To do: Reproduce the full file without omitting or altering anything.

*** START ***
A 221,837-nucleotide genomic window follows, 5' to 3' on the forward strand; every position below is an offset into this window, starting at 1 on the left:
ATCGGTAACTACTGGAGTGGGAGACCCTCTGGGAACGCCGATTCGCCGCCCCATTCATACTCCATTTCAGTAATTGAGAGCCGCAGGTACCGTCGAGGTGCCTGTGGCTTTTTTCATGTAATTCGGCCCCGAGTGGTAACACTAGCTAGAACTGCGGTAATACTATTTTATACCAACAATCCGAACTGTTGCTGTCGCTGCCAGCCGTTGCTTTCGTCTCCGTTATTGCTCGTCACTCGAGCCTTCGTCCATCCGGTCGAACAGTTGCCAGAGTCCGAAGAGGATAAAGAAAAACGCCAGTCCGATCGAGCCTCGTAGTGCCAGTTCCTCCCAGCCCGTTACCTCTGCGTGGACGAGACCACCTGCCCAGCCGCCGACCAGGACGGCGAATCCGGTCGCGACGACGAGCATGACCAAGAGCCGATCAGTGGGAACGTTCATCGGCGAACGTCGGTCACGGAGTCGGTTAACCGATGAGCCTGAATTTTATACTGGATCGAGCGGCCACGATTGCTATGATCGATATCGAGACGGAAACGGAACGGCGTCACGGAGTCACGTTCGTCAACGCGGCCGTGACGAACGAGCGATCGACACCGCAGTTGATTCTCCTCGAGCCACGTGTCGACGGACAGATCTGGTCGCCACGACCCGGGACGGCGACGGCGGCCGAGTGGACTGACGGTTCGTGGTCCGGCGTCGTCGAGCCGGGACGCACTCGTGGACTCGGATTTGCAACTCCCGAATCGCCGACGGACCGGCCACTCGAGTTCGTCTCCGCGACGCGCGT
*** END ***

A 221,837-nucleotide genomic window follows, 5' to 3' on the forward strand; every position below is an offset into this window, starting at 1 on the left:
ATCGGTAACTACTGGAGTGGGAGACCCTCTGGGAACGCCGATTCGCCGCCCCATTCATACTCCATTTCAGTAATTGAGAGCCGCAGGTACCGTCGAGGTGCCTGTGGCTTTTTTCATGTAATTCGGCCCCGAGTGGTAACACTAGCTAGAACTGCGGTAATACTATTTTATACCAACAATCCGAACTGTTGCTGTCGCTGCCAGCCGTTGCTTTCGTCTCCGTTATTGCTCGTCACTCGAGCCTTCGTCCATCCGGTCGAACAGTTGCCAGAGTCCGAAGAGGATAAAGAAAAACGCCAGTCCGATCGAGCCTCGTAGTGCCAGTTCCTCCCAGCCCGTTACCTCTGCGTGGACGAGACCACCTGCCCAGCCGCCGACCAGGACGGCGAATCCGGTCGCGACGACGAGCATGACCAAGAGCCGATCAGTGGGAACGTTCATCGGCGAACGTCGGTCACGGAGTCGGTTAACCGATGAGCCTGAATTTTATACTGGATCGAGCGGCCACGATTGCTATGATCGATATCGAGACGGAAACGGAACGGCGTCACGGAGTCACGTTCGTCAACGCGGCCGTGACGAACGAGCGATCGACACCGCAGTTGATTCTCCTCGAGCCACGTGTCGACGGACAGATCTGGTCGCCACGACCCGGGACGGCGACGGCGGCCGAGTGGACTGACGGTTCGTGGTCCGGCGTCGTCGAGCCGGGACGCACTCGTGGACTCGGATTTGCAACTCCCGAATCGCCGACGGACCGGCCACTCGAGTTCGTCTCCGCGACGCGCGT